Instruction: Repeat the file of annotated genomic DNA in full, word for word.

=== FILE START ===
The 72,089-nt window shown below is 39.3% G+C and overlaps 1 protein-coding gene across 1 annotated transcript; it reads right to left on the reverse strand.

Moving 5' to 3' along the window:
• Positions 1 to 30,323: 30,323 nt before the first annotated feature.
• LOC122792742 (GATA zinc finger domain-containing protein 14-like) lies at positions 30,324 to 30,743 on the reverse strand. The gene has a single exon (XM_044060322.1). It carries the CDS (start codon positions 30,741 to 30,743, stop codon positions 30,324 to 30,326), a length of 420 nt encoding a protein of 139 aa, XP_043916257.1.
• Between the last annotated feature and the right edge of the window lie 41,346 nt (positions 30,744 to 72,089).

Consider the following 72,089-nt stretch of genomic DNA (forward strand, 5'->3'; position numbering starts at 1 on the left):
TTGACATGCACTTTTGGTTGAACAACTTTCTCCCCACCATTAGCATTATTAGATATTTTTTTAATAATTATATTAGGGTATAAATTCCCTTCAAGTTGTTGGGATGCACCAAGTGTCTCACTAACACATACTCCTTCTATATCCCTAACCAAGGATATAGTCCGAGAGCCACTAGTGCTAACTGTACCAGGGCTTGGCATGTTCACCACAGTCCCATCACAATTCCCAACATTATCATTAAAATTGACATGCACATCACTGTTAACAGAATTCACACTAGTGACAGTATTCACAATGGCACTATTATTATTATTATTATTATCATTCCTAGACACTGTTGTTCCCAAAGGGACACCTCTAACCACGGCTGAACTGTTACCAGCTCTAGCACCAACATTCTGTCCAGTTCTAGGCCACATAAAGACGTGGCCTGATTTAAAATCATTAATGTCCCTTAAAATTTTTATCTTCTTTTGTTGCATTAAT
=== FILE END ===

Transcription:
The 72,089-nt window shown below is 39.3% G+C and overlaps 1 protein-coding gene across 1 annotated transcript; it reads right to left on the reverse strand.

Moving 5' to 3' along the window:
• Positions 1 to 30,323: 30,323 nt before the first annotated feature.
• LOC122792742 (GATA zinc finger domain-containing protein 14-like) lies at positions 30,324 to 30,743 on the reverse strand. The gene has a single exon (XM_044060322.1). It carries the CDS (start codon positions 30,741 to 30,743, stop codon positions 30,324 to 30,326), a length of 420 nt encoding a protein of 139 aa, XP_043916257.1.
• Between the last annotated feature and the right edge of the window lie 41,346 nt (positions 30,744 to 72,089).

Consider the following 72,089-nt stretch of genomic DNA (forward strand, 5'->3'; position numbering starts at 1 on the left):
TTGACATGCACTTTTGGTTGAACAACTTTCTCCCCACCATTAGCATTATTAGATATTTTTTTAATAATTATATTAGGGTATAAATTCCCTTCAAGTTGTTGGGATGCACCAAGTGTCTCACTAACACATACTCCTTCTATATCCCTAACCAAGGATATAGTCCGAGAGCCACTAGTGCTAACTGTACCAGGGCTTGGCATGTTCACCACAGTCCCATCACAATTCCCAACATTATCATTAAAATTGACATGCACATCACTGTTAACAGAATTCACACTAGTGACAGTATTCACAATGGCACTATTATTATTATTATTATTATCATTCCTAGACACTGTTGTTCCCAAAGGGACACCTCTAACCACGGCTGAACTGTTACCAGCTCTAGCACCAACATTCTGTCCAGTTCTAGGCCACATAAAGACGTGGCCTGATTTAAAATCATTAATGTCCCTTAAAATTTTTATCTTCTTTTGTTGCATTAAT